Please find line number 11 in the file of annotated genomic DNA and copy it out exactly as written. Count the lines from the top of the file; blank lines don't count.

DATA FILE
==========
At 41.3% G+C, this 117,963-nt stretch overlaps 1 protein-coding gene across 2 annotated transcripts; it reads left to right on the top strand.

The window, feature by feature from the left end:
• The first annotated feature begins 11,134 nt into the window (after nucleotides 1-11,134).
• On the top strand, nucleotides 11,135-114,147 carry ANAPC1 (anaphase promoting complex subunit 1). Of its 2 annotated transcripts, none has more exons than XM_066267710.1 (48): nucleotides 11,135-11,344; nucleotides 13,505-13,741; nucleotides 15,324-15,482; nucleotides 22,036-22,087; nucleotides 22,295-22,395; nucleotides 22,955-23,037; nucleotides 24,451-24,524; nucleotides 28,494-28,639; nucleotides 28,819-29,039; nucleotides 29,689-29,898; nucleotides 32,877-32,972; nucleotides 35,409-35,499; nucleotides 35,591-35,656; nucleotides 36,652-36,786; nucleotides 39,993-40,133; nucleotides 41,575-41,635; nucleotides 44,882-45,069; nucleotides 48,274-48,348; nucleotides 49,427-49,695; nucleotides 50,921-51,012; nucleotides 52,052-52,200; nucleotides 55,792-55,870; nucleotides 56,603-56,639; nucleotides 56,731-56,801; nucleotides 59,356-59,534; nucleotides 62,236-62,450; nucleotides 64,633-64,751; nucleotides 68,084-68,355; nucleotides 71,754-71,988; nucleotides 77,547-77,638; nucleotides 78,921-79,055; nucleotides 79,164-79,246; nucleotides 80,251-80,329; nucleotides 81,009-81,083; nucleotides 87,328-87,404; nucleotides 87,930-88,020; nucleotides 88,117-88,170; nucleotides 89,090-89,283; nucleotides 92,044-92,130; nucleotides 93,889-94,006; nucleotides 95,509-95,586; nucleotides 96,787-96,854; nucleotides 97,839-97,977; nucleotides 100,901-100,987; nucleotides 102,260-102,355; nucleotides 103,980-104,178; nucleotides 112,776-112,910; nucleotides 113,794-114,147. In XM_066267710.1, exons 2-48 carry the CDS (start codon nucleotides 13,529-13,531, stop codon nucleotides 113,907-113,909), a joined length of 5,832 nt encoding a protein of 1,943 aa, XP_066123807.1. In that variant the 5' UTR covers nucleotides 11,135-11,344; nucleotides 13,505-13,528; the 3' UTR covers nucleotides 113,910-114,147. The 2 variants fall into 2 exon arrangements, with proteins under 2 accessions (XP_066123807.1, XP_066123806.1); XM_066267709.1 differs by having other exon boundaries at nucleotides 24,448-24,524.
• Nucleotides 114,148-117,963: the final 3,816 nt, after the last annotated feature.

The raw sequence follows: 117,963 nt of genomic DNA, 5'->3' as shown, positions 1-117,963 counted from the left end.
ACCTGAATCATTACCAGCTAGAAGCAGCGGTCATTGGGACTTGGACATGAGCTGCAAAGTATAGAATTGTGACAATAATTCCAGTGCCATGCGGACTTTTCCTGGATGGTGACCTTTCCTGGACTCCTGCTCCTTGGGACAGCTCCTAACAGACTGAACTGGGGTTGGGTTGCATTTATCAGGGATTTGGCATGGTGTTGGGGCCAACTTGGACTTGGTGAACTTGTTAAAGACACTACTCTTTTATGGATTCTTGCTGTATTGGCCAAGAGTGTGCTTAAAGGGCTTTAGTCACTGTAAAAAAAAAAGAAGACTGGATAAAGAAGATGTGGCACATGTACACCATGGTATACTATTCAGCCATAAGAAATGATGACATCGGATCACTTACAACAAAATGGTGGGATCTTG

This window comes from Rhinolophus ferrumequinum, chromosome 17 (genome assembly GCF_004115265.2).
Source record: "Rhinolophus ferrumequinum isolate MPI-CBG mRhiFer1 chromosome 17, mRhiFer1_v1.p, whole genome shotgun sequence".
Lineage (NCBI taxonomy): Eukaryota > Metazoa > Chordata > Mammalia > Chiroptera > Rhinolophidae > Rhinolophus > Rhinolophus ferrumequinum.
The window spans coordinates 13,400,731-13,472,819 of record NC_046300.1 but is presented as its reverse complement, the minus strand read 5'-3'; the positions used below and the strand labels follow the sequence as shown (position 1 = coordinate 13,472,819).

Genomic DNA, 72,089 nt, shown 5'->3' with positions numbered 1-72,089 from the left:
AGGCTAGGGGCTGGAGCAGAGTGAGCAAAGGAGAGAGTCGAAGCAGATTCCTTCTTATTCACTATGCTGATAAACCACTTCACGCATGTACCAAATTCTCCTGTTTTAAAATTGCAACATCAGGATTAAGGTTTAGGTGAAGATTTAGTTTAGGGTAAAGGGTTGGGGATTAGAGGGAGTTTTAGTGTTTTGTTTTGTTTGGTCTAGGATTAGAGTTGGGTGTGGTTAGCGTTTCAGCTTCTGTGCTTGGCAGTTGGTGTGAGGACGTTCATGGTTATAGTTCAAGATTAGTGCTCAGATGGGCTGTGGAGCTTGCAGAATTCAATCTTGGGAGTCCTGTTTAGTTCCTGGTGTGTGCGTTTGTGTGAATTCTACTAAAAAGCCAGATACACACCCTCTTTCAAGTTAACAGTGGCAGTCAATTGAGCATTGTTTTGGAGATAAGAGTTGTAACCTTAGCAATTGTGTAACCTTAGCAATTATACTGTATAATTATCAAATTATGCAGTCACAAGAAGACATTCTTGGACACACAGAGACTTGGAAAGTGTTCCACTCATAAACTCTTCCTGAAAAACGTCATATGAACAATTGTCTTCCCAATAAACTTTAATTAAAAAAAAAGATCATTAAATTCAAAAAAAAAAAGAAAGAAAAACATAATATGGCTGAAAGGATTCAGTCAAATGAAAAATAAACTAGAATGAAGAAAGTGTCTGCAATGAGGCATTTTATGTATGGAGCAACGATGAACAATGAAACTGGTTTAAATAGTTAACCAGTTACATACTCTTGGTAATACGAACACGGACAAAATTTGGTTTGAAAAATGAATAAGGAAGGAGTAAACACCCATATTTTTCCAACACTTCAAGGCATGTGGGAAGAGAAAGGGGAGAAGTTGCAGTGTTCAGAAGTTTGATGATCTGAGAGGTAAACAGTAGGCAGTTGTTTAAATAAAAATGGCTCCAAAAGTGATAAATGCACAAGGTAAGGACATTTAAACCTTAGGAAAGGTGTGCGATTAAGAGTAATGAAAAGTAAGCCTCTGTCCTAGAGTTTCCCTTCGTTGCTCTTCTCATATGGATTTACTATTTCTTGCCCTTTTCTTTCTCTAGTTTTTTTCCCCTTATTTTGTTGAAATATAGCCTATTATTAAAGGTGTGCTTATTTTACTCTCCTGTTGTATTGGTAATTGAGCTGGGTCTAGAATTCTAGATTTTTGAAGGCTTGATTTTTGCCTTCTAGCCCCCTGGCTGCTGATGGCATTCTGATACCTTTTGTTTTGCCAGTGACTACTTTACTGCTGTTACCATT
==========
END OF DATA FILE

The window spans coordinates 13,400,731-13,472,819 of record NC_046300.1 but is presented as its reverse complement, the minus strand read 5'-3'; the positions used below and the strand labels follow the sequence as shown (position 1 = coordinate 13,472,819).